Eye Roll: NYC Kids Were Encouraged to Fork Over Their Toy Guns

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Posted: Jan 01, 2020 7:10 PM
Eye Roll: NYC Kids Were Encouraged to Fork Over Their Toy Guns

Source: AP Photo/Mark Schiefelbein

Those who hate firearms and the Second Amendment have long touted their belief that so-called "buyback" programs should exist. Just look at failed 2020 Democratic presidential candidate Beto O'Rourke. He continually proposed a mandatory buyback of "assault weapons," you know, the big, black, scary-looking AR-15s that anti-gunners say stand for "assault rifle" (when really the AR is an abbreviation for ArmaLite Rifle model 15). Those who know nothing about firearms or how they function tell us those "assault weapons" are fully-automatic. The reality is that AR-15s – the most commonly owned modern sporting rifle in America and the one most often targeted by the gun control mob – is semi-automatic, meaning it fires one round per one pull of the trigger.

But it turns out that actual firearms are not the only ones that the government wants to "buyback" (and that term in itself is stupid because it implies the government owned the firearm to begin with when they did not). 

Kids in Long Island, New York were encouraged to hand over their water guns and toy guns in exchange "for something fluffier, colorful, or sports-oriented," Fox News reported. The exchange is part of the fourth annual Toy Gun Exchange which local law enforcement believes helps curb gun violence, something they aim to reduce because of "recent shooting tragedies that have taken place across the nation."

“Long Island youth can exchange guns for non-violent toys. This year we have several hundred toys to be exchanged and more than in years’ past. It keeps growing every year,” LaMont Johnson, a trustee of Hempstead Village and the Hempstead Board of Education, told Fox News in mid-December.

Sean Acosta Jr., a former New York City Police Department (NYPD) officer, started the program in 2016 to help protect kids from the real threats posed by the pieces of plastic. According to Acosta, in the heat of the moment it is difficult for police officers to know the difference between a toy gun and a real firearm.

“The message ‘guns are not toys’ is critical to teach every child. Whether it means staying away from violence and crime, or teaching to never play with a firearm, it’s initiatives like these that save lives and help children learn a lifesaving message,” Acosta explained.

If a child showed up to the event without a toy gun to turn over, event organizers would give them a plastic gun to "turn them in" so they could get an educational or sports-oriented toy instead. The idea is to encourage kids to be part of the greater movement that says guns are not toys.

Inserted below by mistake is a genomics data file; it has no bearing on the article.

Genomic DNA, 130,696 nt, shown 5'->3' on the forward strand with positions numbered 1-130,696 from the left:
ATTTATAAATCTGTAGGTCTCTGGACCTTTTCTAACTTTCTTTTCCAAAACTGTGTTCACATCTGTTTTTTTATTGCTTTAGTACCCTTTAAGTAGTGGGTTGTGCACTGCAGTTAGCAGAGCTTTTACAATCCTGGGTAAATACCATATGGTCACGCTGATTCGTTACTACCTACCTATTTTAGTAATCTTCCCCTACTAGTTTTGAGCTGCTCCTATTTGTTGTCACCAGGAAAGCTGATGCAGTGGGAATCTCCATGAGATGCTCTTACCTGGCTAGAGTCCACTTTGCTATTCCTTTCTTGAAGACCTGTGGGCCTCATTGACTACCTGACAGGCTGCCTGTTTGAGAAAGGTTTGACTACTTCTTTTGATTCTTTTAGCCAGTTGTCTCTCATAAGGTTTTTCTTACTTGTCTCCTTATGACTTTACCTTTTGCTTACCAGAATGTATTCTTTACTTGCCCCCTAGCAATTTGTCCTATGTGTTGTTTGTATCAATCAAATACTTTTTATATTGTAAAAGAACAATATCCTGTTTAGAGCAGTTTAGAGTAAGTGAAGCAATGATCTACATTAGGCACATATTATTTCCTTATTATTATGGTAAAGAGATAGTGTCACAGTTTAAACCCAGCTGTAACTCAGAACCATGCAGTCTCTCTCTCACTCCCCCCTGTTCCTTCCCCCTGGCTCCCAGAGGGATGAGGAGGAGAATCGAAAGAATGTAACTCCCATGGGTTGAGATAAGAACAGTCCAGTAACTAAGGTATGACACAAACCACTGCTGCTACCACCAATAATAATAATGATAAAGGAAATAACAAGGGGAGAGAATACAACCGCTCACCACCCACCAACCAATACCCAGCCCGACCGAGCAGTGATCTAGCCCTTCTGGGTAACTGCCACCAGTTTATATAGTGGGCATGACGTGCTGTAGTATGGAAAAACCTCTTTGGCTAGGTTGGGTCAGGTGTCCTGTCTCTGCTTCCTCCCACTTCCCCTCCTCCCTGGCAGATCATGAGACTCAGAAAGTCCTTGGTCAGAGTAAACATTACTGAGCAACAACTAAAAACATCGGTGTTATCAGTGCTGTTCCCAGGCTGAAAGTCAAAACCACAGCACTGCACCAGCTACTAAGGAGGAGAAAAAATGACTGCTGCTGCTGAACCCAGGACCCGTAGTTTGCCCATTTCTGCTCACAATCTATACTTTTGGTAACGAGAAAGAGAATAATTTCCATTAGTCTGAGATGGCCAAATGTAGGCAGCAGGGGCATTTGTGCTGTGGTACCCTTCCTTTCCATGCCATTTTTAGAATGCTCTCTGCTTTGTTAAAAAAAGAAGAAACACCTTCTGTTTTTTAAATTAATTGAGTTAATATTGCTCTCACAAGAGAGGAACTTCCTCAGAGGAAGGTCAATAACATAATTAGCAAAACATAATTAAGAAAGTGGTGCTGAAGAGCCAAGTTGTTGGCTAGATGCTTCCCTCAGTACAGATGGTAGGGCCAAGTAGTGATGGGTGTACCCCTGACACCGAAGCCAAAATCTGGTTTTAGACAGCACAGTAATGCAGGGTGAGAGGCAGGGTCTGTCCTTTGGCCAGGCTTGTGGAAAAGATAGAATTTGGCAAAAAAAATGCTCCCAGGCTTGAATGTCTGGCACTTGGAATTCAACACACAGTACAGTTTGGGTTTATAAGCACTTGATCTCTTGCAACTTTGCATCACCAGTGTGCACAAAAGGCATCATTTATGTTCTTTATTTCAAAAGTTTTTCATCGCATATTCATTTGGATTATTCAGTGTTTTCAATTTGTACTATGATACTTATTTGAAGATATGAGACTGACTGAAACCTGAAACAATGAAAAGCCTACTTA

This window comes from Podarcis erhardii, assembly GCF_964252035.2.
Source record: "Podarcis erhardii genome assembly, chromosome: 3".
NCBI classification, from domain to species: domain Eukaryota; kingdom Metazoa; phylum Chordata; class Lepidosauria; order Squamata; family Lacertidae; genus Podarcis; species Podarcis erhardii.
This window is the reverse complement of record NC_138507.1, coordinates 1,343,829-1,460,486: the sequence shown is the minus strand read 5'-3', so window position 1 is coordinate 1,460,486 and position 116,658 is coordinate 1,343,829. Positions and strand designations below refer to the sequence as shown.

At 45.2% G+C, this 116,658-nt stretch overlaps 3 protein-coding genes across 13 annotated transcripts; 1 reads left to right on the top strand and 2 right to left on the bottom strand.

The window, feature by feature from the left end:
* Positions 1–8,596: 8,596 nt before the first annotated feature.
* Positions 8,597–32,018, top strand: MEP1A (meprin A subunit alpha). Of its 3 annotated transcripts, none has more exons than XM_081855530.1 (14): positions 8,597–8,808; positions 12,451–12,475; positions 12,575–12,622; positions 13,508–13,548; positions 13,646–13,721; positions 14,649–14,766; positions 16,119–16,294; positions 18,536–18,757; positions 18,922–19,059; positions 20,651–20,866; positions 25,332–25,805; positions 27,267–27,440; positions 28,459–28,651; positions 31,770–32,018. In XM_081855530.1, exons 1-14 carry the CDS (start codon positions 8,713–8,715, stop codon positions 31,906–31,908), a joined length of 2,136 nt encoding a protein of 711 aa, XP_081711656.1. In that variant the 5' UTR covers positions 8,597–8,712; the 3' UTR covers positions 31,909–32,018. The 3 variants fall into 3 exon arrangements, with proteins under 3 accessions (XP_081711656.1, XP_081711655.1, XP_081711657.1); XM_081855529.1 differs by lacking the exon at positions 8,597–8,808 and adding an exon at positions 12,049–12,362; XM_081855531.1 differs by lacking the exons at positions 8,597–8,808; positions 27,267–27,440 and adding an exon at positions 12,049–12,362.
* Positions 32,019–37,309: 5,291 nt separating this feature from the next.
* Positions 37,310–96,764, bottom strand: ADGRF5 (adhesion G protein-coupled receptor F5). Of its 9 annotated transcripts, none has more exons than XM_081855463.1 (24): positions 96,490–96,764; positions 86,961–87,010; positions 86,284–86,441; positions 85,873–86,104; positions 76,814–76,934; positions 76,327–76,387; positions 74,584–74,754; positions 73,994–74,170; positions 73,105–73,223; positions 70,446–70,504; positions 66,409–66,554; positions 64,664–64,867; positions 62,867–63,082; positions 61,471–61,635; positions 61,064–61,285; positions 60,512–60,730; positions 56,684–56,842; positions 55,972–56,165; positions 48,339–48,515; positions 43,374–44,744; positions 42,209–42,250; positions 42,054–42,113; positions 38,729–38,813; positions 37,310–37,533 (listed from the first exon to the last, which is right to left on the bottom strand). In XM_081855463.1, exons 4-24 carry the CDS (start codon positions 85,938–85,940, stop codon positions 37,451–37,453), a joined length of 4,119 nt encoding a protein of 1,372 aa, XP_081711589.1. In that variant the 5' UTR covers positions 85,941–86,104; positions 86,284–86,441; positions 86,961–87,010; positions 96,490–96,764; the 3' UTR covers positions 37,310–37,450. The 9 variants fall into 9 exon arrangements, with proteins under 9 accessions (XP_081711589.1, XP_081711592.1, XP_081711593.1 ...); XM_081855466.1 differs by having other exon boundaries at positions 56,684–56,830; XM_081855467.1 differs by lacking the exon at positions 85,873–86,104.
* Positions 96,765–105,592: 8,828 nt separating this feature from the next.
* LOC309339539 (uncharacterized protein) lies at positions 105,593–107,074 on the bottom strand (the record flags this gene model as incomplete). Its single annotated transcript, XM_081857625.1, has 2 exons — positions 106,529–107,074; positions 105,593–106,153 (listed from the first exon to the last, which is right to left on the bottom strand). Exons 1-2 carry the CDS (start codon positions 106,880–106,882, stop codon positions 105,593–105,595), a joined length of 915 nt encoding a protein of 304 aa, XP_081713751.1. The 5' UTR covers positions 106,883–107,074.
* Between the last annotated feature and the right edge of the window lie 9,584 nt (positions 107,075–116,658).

This Christmas season between 80 and 100 kids participated in the program and exchanged their toy guns for something more gun control advocates consider to be more appropriate.

Gun rights advocates rightfully took issue with the program. 

According to Dr. Matthew Tipton, an Alcorn County, Mississippi SWAT team member and father of three, programs like this do more harm than good.

“This is being done in good spirit, but I don't think it is a good strategy. I am a physician, and I practice evidence-based medicine. We know early exposure to firearms and firearms safety together reduces gun accidents in children. Keeping guns secured and unloaded also protects children,” Tipton explained. “Making guns ‘forbidden’ adds to the allure for kids. My children are all are being taught to respect weapons.”

Competitive shooter and former Tulsa, Oklahoma police officer Diana Mueller sees this as a missed opportunity to talk to kids about firearm safety.

“The anti-gun crowd has irresponsibly focused the conversation on the firearm, a tool, that neither wishes to do harm or good. Removing the opportunity to have a conversation and teach firearms safety makes no one safer,” Mueller told Fox News. “They are and have been indoctrinating our children that firearms are ‘bad,’ disguising it under the cloak of safety as opposed to disarmament. Moreover, access to toy guns is nothing new. As opposed to the recent trend in shootings happening in gun-free zones, toy guns are nothing new. You used to be able to buy a real gun from the Sears catalog and have it shipped to your home. School shootings were not a problem during that time, but they are now, so it makes no sense to me to blame firearms on shootings.”

It's important for kids to know the difference between a toy gun and a real firearm. It's also important for them to know the basics of gun safety. Parents can do everything in their power to make sure their kids don't come in contact with a firearm but there is a possibility that they will come across a gun, either at a friend's house or elsewhere. Teaching kids to respect firearms is a far superior tool than removing anything and everything that even remotely resembles a gun. Pretending like guns don't exist doesn't take away the danger and responsibility associated with firearms. It just makes these kids unequipped to handle that type of situation. 

If you look at the course of American history and firearms, what has changed? It hasn't been the firearm – the tool that can be used to defend oneself. It's our attitude towards that tool. As a society, we have put up blinders and acted like evil will suddenly cease to exist. We're setting up our children for failure. Teaching a kid about firearm safety is something every parent has a responsibility to do, even if they don't own a gun.